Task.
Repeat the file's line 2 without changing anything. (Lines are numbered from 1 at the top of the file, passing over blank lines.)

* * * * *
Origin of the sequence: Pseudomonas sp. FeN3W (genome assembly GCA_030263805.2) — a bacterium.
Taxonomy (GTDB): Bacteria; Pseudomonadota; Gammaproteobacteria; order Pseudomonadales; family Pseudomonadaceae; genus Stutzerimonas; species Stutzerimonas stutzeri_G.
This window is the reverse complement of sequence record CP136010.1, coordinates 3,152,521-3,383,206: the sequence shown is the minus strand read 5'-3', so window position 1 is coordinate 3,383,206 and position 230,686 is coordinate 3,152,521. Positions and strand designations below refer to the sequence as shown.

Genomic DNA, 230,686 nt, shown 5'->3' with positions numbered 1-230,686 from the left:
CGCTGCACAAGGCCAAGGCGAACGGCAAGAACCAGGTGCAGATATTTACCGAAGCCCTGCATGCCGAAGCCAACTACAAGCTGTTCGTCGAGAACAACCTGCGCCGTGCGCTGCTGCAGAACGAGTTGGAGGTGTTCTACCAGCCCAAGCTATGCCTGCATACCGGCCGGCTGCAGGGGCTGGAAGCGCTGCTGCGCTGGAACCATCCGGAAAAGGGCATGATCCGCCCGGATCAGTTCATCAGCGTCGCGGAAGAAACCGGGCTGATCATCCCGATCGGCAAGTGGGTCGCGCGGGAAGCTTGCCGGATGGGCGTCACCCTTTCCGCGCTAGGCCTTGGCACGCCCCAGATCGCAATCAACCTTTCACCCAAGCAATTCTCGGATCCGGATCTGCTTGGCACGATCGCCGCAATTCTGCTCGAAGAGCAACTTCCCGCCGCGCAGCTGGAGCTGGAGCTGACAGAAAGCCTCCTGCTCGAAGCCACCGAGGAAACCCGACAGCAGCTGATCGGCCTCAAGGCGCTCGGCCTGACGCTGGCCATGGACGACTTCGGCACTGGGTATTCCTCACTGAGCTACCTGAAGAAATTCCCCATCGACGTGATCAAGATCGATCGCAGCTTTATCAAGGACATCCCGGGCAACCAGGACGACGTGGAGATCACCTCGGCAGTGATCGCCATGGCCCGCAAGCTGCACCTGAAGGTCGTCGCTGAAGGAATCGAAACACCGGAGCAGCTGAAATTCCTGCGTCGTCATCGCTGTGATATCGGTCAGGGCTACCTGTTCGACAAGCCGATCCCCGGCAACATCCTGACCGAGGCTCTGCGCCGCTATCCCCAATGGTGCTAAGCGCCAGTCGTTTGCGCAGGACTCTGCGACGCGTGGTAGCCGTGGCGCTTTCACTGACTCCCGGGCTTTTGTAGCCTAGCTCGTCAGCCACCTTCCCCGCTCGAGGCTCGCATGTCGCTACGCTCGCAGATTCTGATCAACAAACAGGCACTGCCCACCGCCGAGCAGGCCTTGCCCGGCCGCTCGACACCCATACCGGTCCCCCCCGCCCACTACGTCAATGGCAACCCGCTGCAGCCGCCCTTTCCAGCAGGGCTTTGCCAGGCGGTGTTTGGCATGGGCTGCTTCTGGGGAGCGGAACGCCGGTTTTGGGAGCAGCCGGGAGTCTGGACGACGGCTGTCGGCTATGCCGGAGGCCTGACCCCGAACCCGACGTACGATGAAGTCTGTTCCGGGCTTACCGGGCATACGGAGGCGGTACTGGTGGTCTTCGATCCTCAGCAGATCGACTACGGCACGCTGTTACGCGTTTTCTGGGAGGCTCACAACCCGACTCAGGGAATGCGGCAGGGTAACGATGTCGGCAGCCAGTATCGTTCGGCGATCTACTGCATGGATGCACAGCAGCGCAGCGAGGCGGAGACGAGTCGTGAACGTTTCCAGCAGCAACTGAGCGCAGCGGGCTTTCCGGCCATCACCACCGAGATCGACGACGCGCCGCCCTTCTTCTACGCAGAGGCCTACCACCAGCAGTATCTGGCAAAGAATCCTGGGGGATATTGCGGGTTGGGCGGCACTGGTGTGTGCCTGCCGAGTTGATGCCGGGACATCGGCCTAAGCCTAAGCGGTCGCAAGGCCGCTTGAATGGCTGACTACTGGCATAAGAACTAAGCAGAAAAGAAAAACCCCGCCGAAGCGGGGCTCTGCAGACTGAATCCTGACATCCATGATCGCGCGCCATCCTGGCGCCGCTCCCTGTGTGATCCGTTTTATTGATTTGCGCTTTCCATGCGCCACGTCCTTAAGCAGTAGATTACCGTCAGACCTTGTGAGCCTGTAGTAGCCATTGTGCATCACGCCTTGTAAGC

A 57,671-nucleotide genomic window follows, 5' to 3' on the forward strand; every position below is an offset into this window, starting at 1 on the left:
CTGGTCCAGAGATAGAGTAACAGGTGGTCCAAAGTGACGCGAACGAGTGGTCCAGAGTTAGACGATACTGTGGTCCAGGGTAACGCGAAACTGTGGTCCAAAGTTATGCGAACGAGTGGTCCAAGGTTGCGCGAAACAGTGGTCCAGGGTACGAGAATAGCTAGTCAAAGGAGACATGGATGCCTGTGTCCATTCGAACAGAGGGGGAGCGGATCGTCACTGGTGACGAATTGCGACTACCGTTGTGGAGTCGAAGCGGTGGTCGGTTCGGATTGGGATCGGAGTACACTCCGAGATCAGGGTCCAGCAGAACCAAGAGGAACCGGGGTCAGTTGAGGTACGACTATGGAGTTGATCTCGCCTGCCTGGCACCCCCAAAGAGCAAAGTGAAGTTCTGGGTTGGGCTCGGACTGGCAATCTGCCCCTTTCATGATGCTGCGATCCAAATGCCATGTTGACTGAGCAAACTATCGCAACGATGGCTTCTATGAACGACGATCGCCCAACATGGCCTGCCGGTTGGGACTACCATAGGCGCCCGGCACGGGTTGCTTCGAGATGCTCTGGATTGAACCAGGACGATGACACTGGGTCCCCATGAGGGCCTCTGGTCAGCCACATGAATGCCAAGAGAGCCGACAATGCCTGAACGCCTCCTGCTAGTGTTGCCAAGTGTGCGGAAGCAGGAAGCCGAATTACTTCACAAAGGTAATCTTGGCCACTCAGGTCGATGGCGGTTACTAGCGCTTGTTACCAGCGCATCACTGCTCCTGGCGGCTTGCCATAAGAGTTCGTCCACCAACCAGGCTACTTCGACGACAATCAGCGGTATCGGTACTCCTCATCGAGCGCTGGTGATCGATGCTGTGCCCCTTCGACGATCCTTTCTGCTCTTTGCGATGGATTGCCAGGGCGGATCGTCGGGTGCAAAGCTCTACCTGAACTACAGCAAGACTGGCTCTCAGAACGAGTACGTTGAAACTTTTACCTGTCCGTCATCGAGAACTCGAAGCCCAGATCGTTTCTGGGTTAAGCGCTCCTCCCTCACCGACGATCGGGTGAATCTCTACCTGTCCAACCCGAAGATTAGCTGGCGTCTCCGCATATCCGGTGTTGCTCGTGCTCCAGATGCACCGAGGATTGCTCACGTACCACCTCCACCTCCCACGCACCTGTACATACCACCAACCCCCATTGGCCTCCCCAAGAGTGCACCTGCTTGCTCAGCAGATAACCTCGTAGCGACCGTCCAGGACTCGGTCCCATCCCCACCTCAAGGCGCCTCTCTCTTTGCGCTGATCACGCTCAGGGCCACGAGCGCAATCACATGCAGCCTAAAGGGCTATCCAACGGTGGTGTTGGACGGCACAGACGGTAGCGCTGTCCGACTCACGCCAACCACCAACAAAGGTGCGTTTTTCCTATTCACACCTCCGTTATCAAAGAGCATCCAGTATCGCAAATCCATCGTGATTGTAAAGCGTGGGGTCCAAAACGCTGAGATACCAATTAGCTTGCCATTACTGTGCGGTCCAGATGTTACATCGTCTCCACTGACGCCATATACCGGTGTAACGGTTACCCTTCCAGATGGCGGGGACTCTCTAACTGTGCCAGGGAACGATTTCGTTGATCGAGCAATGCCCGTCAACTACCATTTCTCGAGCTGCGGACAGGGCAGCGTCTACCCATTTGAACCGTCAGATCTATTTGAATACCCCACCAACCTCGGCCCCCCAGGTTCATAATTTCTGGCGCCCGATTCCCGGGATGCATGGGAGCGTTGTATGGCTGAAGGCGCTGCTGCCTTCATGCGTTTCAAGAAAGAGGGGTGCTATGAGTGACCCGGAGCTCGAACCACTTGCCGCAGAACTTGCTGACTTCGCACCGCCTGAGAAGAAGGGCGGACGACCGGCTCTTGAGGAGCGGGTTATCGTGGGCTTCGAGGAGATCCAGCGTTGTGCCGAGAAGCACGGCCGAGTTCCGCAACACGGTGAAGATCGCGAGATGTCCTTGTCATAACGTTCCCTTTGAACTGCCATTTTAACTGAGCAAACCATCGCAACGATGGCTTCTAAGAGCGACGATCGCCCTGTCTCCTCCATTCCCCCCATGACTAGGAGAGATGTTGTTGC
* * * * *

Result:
Taxonomy (GTDB): Bacteria; Pseudomonadota; Gammaproteobacteria; order Pseudomonadales; family Pseudomonadaceae; genus Stutzerimonas; species Stutzerimonas stutzeri_G.